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State Farm announces it won’t renew 72,000 property insurance policies in California to avoid financial collapse due to a wave of claims
By Cassie B. // Apr 08, 2024

California's biggest home insurance provider, State Farm, has announced that it will be discontinuing coverage for tens of thousands of policies in the state this summer in a move that many are interpreting as a strong sign that the insurance industry suspects something big is about to go down there.

On March 20, State Farm announced that 72,000 home and apartment policies in California will be cut, citing issues such as the increasing risk of catastrophes, regulatory costs and ongoing inflation. The move is a major blow to California homeowners, who are already grappling with insufficient policy coverage and high insurance rates.

In their announcement, the company said that the homeowners insurance policies for 30,000 customers, including condominium owners, will not be renewed. They also will be putting an end to offering commercial apartment policies and will not renew the 42,000 that they currently have in place. The cancellations will begin this summer, with homeowners insurance cancellations starting on July 3, followed by commercial property policy cancellations on August 20.

In a statement, State Farm said that they did not make the decision lightly. They added that they take “seriously our responsibility to maintain adequate claims-paying capacity for our customers and to comply with applicable financial solvency laws. It is necessary to take these actions now.”

Last year, State Farm announced that it would not be accepting any new home insurance applications in the state because of “historic” rises in inflation and construction costs. This was followed by a rate hike for 20 percent of its existing customers. Seven of California's 12 biggest insurance groups have been either restricting or pausing new homeowners insurance policies during the last year.

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Many Californians have already been struggling to insure their homes and commercial properties in the face of rising rates, strict coverage limitations and discontinued policies in areas that are susceptible to natural disasters. State Farm reported a net loss of $6.3 billion last year.

California insurance commissioner Ricardo Lara said that he would like to investigate the insurance company but wants to proceed carefully to avoid pushing other insurance companies out of California.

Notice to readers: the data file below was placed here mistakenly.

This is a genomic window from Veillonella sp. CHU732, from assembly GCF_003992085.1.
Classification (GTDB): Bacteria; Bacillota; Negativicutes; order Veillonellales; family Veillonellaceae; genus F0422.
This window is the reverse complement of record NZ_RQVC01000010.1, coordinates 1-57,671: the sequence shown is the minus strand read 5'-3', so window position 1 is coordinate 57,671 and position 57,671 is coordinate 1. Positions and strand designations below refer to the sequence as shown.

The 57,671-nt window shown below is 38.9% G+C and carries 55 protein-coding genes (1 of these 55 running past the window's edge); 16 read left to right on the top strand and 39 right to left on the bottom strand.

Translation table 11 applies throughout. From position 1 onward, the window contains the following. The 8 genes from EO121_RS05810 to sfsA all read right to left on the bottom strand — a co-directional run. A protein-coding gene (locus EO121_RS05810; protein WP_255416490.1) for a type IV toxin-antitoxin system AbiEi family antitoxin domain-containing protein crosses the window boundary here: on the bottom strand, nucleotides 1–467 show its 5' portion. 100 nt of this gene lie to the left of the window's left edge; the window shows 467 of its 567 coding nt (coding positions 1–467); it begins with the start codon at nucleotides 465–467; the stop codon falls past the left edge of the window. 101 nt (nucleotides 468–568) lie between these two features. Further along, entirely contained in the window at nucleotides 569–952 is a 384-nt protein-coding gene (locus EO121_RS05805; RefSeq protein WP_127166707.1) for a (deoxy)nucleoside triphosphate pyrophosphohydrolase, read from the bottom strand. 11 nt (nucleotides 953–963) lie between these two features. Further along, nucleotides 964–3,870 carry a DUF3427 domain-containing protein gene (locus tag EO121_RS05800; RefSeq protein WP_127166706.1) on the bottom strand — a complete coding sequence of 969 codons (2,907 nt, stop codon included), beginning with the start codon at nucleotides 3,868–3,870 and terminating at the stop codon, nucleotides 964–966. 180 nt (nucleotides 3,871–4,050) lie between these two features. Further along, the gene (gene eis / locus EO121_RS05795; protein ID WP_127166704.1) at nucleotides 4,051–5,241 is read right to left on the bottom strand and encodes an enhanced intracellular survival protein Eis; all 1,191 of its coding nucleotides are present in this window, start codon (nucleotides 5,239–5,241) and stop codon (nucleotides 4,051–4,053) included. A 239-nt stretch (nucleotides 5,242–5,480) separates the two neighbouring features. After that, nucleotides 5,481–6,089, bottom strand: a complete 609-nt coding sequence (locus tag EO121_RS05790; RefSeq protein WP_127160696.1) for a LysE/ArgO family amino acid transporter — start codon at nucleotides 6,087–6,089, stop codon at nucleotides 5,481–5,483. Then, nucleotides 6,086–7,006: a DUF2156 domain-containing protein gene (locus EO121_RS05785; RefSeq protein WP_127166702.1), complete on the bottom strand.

"Insurance companies are not like utility companies," Lara told KABC News. "By law, they don't have to be here, and when we try to overregulate, we'll see what happened after the Northridge earthquake, when the legislature came in and tried to overregulate, and they no longer write earthquake insurance in California."

What risks is the insurance industry anticipating in California?

Although the increasing prevalence of wildfires is undoubtedly a factor in California's insurance problem, crime is also a growing issue, especially in liberal-run cities like San Francisco and Los Angeles. Many analysts believe that home break-ins are also playing a role in State Farm's decision.

Although the company has yet to indicate exactly who will be subjected to the cuts, it will be interesting to see where they ultimately land. This will give a much clearer indication of what they are expecting to happen and what risks they are most concerned about at the moment.

United Policyholders’ John Lautcher said that the move will “put a lot of people in a difficult bind,” adding that he believes the company may be asked to explain how they choose whose policies are cut.

“I would think they would have to share with the department some logical selection process," he added.

Consumer Watchdog Executive Director Carmen Balber said: “It's an outrage that State Farm is dumping so many customers that have paid their premiums diligently for decades with the expectation that their home insurance will be there when they need it."

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